Learning to do a lay up in basketball requires you to be able to run, dribble and concentrate on where you’re going and what’s in front of you all at the same time. Learners will not face all these problems at once; it will be taken one task at a time. The coach/teacher will carry out practise and drills to teach the learners the skills separately until all skills where at a high enough level to perform and then put them together.
Now the leaner has learnt to stand and hit the shuttlecock they will now focus on ways of making the performance better, less errors, fluent movements.
The gymnast at this stage will also be working on the quality of performance and needs help doing this, again, from feedback. Once the feedback is given the learner may notice things that were being done wrong that they hadn’t noticed before.
The autonomous stage is the final phase of the skill learning process. Movements are made without mental planning/automatically and this is only obtained after much practise and quality repetition. Mistakes may still be made but at this stage the performer will be able to recognise his own mistake and say what was done wrong, why he did it wrong and how he can do it right. The movements are performed fluently with no conscious thought about them being wrong. If practise is not continued whilst at this stage the performer may return to the associative stage.
In basketball, the performer can now focus on tactics and skill, and also knows what needs to be done if any errors are made. If a shot is taken and missed, they will know to get the rebounds or run back and defend.
In badminton, the player’s movements will almost be automatic; he will not be focusing on hitting the shuttlecock or any of the basic movements, but visualising where to hit the shuttlecock and how to catch the opposition out.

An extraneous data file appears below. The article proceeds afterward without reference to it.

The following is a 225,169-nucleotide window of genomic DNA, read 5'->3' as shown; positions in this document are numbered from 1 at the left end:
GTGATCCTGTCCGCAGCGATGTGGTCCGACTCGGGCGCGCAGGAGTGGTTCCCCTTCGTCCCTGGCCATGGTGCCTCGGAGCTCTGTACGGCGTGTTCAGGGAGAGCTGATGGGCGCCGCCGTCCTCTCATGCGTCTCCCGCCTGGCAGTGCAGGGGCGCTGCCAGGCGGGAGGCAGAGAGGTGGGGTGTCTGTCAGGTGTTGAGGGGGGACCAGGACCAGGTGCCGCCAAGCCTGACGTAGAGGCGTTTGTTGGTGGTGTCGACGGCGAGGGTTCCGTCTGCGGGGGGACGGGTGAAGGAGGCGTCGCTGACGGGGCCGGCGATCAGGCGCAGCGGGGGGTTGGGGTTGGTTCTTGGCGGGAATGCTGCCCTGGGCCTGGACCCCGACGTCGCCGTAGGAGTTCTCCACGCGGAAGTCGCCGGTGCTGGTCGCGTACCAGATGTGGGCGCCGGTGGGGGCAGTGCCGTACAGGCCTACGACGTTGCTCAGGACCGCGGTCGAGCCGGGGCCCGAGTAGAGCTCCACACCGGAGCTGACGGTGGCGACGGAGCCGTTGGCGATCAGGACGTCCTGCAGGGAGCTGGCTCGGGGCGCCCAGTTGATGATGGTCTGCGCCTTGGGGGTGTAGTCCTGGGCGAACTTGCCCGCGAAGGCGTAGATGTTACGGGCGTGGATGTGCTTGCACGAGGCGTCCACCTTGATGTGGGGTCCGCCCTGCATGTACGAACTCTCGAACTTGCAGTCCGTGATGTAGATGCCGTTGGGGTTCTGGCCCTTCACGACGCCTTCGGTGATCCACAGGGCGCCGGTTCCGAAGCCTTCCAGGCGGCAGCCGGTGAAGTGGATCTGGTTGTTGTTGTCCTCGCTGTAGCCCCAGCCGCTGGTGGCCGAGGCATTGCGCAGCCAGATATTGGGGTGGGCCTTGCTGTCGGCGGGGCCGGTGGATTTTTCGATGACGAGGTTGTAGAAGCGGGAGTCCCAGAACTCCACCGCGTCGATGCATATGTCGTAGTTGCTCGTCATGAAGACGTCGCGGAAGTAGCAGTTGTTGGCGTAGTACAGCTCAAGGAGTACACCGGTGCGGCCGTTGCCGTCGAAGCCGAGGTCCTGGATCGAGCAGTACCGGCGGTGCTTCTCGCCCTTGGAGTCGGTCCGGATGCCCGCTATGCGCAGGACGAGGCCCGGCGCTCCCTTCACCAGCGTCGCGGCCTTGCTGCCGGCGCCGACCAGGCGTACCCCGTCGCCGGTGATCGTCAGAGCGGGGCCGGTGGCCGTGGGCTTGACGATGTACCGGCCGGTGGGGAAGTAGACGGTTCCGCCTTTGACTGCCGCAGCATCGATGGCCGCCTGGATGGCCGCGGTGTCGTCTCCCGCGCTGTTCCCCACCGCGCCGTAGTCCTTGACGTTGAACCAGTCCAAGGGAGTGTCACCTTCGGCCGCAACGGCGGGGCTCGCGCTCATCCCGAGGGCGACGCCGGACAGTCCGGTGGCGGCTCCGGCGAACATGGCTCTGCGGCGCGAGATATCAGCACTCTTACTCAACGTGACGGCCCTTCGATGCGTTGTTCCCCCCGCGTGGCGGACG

In gymnastics the gymnast will now be focussing on extending routines and personalising moves to make them look better.
If the skills that have been learnt are not regularly practised then its is likely the performer may return to the associative stage. This is also known as reversibility.
To structure practises the groups of learners will vary so you should pair or team up people with the same or similar abilities, as this will help the performers improve. If they are still at the cognitive stage, the practises will be fairly easy and will focus on the basics, such as dribbling, shooting, passing etc.
If the learners are at the associative stage the practise will need to be a bit harder as the learners will be coming to learn new tings and to improve the performance thy already have, so the practices would involve things such as, small team games, and 3-point shooting.
At the autonomous stage the performer will need harder practise but at this stage they may have already taken part in most drills so will just be doing more vigorous training, maybe for longer, but making it harder in little ways.
Before starting the practise the area in which the practise is going to be carried out in, needs to be big enough and safe enough. Any other objects needed for practise has to be checked for safety.
You also need to consider the weather conditions as this may affect the game if it is an outside sport.
When competitions are being formed, the ability of the players should be the main concern. The word competition means to compete, and if the people you are working with/against are not good enough or way to good then there is no point as it is simply not a fair competition.
Advanced PE for Edexcel (2000) Publishers- Heinemann, Oxford UK
Advanced Physical Education & Sport (2000) Publishers- Stanley Thornes Cheltenham UK